The website is here www.practicehit.com/ but I cant see the difference in the actual product. I would like to get the same model as he has as it worked well for me. Is their a different label or other difference that is easy to tell which one it is?
Thanks for any input & I will let you know how it goes when I get mine in the mail.
I would feel very awkward practicing with such a thing.
being very paranoid people would actually see me hitting a bal on a stick that doesn't even go anywhere. Well if it does work miracles for your game I might be able to get over that...
Oh my god I just watched the whole vid. It is no stick, hell knows what it is but I LOL. At least had some good fun watching it. Just too weird.
Page takes too long too load, already untrustable on my list.
Ok, so I called the number on the site & talked with a guy about the product & asked some questions. It turns out he is the owner & inventor of the product. Each shaft assembly is made by hand by the owner himself.
He told me the difference between the PracticeHit & the PracticeHit Plus is that the PracticeHit Plus is eight inches longer & has a thicker/sturdier shaft. Based on my needs he recommended the regular PracticeHit as I can always raise the device by putting on a bench etc.
I found some videos that show how others are using it. I will let you know how things go when it arrives.
Tennis Lesson http://www.youtube.com/watch?v=31hGPXiHY84
Discover TV Ad http://www.youtube.com/watch?v=8mrxgueCvD0
Practicing w baby in the background? http://www.youtube.com/watch?v=n7pf7FS1J8o
Tennis Lesson http://www.youtube.com/watch?v=31hGPXiHY84
Discover TV Ad http://www.youtube.com/watch?v=8mrxgueCvD0
Hmmm....this thing is making everyone in the vid moonball their shots. Or atleast from the cam angle.
Yeah, that is one of the free/included attachments... its basically a ball on an elastic band. It looks like you have to return it high so that it doesn't come back too low/knee high.
I am more interested in the PracticeHit training device itself. I don't make it out to the courts enough so I am hoping this will help me to train at home & practice what I learn at my lessons between actual court time.
As a number of experienced players and pros have suggested, the PracticeHit device is a supplement to learning for specific learning situations.
The most important thing about the PracticeHit from my experience is this:
When you want to help a player develop a stroke, the device does two very important things:
1. It makes the player focus on the stroke instead of where the ball is going or coming from. (Players will almost always manipulate their stroke to meet their "perception" of how to make a ball go some where specifically or will not make proper adjustments on an incoming ball thus, making an incorrect stroke because the ball isn't where it should be for the stroke being worked on.)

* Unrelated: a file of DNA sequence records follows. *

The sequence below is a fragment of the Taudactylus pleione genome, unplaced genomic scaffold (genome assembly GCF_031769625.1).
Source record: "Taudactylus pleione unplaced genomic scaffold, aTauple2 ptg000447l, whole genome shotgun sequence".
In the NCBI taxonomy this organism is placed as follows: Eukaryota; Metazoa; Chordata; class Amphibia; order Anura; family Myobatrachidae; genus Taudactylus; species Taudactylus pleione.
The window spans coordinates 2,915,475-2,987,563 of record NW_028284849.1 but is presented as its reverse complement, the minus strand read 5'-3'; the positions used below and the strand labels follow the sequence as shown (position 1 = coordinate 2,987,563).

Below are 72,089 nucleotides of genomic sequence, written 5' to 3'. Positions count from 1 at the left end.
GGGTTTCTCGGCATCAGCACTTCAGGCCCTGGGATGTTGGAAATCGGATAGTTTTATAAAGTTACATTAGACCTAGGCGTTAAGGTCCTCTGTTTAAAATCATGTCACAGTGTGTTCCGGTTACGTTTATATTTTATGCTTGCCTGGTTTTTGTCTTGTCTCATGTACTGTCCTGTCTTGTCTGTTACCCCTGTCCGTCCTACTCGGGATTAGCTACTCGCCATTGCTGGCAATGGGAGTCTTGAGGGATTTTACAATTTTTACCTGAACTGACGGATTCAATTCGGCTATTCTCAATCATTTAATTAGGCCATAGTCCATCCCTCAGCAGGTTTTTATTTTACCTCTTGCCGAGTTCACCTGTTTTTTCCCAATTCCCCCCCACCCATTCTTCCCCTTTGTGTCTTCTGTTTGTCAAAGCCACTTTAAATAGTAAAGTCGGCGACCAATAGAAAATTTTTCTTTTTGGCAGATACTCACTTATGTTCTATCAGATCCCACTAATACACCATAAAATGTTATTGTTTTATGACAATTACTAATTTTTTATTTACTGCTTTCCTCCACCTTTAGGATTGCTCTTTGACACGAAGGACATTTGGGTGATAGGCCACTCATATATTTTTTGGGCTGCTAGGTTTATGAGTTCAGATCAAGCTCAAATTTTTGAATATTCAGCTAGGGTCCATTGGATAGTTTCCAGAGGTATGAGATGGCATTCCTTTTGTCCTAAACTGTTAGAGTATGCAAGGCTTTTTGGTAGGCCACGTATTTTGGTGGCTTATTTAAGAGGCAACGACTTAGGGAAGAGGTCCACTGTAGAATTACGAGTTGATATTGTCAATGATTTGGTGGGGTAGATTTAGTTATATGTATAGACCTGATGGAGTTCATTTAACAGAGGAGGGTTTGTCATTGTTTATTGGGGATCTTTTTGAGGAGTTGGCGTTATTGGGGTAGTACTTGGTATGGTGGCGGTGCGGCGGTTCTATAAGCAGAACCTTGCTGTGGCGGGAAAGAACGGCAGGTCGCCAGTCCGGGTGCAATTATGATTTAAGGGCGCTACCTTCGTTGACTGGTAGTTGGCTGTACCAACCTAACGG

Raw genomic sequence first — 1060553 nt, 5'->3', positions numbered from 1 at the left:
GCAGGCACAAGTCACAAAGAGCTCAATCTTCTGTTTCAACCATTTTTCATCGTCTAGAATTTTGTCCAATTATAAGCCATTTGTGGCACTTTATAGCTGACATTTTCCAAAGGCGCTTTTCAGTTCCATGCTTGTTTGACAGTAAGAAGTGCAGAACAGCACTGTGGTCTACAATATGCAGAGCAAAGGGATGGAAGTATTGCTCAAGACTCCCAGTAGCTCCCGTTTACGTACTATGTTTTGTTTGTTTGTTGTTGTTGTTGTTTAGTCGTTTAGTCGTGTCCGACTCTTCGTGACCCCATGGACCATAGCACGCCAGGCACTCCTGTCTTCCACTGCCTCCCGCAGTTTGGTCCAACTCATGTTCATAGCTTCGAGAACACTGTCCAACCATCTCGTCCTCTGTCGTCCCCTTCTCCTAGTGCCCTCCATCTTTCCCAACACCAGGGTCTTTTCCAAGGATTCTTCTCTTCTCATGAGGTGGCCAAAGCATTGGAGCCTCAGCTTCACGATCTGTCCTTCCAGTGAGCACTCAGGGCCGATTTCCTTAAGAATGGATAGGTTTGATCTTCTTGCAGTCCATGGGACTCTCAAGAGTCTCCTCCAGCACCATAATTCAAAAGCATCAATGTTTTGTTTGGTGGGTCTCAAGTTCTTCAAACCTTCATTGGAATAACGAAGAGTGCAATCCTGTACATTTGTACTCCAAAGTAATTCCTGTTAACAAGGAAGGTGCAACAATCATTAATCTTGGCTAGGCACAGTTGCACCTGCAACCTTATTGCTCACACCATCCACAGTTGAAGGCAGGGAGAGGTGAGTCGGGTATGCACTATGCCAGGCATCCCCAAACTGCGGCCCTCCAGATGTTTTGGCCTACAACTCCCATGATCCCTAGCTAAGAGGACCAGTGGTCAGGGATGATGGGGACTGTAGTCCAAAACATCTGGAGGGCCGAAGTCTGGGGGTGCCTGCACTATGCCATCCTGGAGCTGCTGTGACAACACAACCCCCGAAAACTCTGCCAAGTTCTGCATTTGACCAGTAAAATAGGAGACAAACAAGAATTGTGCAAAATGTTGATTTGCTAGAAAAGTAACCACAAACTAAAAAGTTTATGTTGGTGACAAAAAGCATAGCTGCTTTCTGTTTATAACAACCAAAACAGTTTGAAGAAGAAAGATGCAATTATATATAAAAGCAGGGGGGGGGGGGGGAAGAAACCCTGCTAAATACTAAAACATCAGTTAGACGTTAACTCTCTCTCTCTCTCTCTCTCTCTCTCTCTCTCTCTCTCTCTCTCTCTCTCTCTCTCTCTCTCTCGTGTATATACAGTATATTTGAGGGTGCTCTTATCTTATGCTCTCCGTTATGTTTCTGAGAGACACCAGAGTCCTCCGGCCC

2. It allows the player to hold their finish, as well as establish a clear preparation. This sequence is very important in developing a "repeatable, reliable swing path."
After the swing path is developed then hitting a ball that is either drop-fed or tossed or hit to the student, the player can take their now-established swing path, (hopefully an optimal swing path developed!), and now begin establishing aim, speed, and depth.
I have used the PracticeHit in many clinics, as well as giving it to students to help them develop their stroke at home, (making learning occur in their living room or patio or where ever they can take a full swing.
Of course, it has limitations, but for the reasons I've listed, those who employ it properly will benefit.
Any pro who recognizes the value of such tools, (Including other devices that have specific purposes), and then knows when to implement them in the development stages of students is a FAR better professional than those who ignore such tools or who is so ignorant that they can't--or won't--seek such tools to help their students.
Thanks Dave... I appreciate your feedback. Good to know that this tennis trainer will be good for developing/refining my swing path as that is where my consistency is lacking.
Ok, I just got back from my extended trip to Mexico for a few months & brought this device with me as their were no tennis courts at the location that I stayed at (it was too hot to play outside most of the time anyway ;-).
I am really enjoying this unit so far, I was able to practice my tennis strokes & footwork indoors (in the air conditioning ;-) It has helped me with my timing of the stroke as well as my contact point. It has held up to my moderate hitting & is quite the workout if you do stepping drills in between hits.
Back here at home it will be good to work on my stroke between lessons & to keep active (especially since there has been so much rain recently ;-(
Anyway, there is the update I said I would give after getting one in the mail. Cheers, TG3
I have one and if you have a very topspin oriented stroke, it's not a good buy. You end up hitting the flexible arm thing and it puts huge gashes in your racket. It also damages the foam thing that holds on the "ball" and eventually the ball will fall off of the arm.
I think it would be good for beginners who are learning to hit a drive shot.
Hmmmmm I use quite a bit of topspin & haven't noticed anything in regards to my racket (or any contact with the shaft for that matter).
I make sure to hit the ball when it has passed the center point of the around 40 to 60 degrees. I could see how you could make contact if you hit it @ 90 degrees or something.
The first 15 seconds of this video explains what I am talking about http://www.youtube.com/watch?v=i_WOU6Jupqo